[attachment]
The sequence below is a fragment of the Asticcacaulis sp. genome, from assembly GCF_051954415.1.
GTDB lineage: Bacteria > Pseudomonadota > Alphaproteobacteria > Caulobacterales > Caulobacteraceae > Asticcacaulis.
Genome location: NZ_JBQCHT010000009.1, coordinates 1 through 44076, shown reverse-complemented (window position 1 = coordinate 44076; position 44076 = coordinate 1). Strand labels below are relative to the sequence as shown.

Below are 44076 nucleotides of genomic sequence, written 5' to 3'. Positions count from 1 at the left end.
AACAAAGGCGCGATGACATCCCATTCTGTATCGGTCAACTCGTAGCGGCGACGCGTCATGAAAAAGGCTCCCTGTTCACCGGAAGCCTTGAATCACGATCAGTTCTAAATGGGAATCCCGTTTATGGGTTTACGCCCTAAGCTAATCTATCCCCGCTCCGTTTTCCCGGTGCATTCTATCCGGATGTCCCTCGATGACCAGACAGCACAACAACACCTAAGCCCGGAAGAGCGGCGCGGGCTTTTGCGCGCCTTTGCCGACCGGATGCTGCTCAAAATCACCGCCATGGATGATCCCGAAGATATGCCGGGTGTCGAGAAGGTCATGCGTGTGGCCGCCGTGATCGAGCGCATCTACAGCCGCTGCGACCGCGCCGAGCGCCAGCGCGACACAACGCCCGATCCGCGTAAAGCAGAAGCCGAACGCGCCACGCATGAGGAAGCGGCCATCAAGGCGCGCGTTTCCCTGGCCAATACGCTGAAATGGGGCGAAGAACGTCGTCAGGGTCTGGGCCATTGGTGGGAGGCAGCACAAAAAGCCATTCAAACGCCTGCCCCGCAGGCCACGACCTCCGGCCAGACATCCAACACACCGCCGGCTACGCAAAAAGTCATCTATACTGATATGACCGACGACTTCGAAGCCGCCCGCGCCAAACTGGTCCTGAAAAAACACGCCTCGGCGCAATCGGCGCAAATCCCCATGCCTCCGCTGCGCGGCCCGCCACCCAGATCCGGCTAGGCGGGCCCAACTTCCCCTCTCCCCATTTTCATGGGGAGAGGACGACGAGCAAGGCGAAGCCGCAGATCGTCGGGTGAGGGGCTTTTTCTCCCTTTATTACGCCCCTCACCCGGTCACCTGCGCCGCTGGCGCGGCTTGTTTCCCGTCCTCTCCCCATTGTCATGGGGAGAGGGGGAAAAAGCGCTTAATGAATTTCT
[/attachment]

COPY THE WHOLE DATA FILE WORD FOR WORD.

The sequence below is a fragment of the Asticcacaulis sp. genome, from assembly GCF_051954415.1.
GTDB lineage: Bacteria > Pseudomonadota > Alphaproteobacteria > Caulobacterales > Caulobacteraceae > Asticcacaulis.
Genome location: NZ_JBQCHT010000009.1, coordinates 1 through 44076, shown reverse-complemented (window position 1 = coordinate 44076; position 44076 = coordinate 1). Strand labels below are relative to the sequence as shown.

Below are 44076 nucleotides of genomic sequence, written 5' to 3'. Positions count from 1 at the left end.
AACAAAGGCGCGATGACATCCCATTCTGTATCGGTCAACTCGTAGCGGCGACGCGTCATGAAAAAGGCTCCCTGTTCACCGGAAGCCTTGAATCACGATCAGTTCTAAATGGGAATCCCGTTTATGGGTTTACGCCCTAAGCTAATCTATCCCCGCTCCGTTTTCCCGGTGCATTCTATCCGGATGTCCCTCGATGACCAGACAGCACAACAACACCTAAGCCCGGAAGAGCGGCGCGGGCTTTTGCGCGCCTTTGCCGACCGGATGCTGCTCAAAATCACCGCCATGGATGATCCCGAAGATATGCCGGGTGTCGAGAAGGTCATGCGTGTGGCCGCCGTGATCGAGCGCATCTACAGCCGCTGCGACCGCGCCGAGCGCCAGCGCGACACAACGCCCGATCCGCGTAAAGCAGAAGCCGAACGCGCCACGCATGAGGAAGCGGCCATCAAGGCGCGCGTTTCCCTGGCCAATACGCTGAAATGGGGCGAAGAACGTCGTCAGGGTCTGGGCCATTGGTGGGAGGCAGCACAAAAAGCCATTCAAACGCCTGCCCCGCAGGCCACGACCTCCGGCCAGACATCCAACACACCGCCGGCTACGCAAAAAGTCATCTATACTGATATGACCGACGACTTCGAAGCCGCCCGCGCCAAACTGGTCCTGAAAAAACACGCCTCGGCGCAATCGGCGCAAATCCCCATGCCTCCGCTGCGCGGCCCGCCACCCAGATCCGGCTAGGCGGGCCCAACTTCCCCTCTCCCCATTTTCATGGGGAGAGGACGACGAGCAAGGCGAAGCCGCAGATCGTCGGGTGAGGGGCTTTTTCTCCCTTTATTACGCCCCTCACCCGGTCACCTGCGCCGCTGGCGCGGCTTGTTTCCCGTCCTCTCCCCATTGTCATGGGGAGAGGGGGAAAAAGCGCTTAATGAATTTCT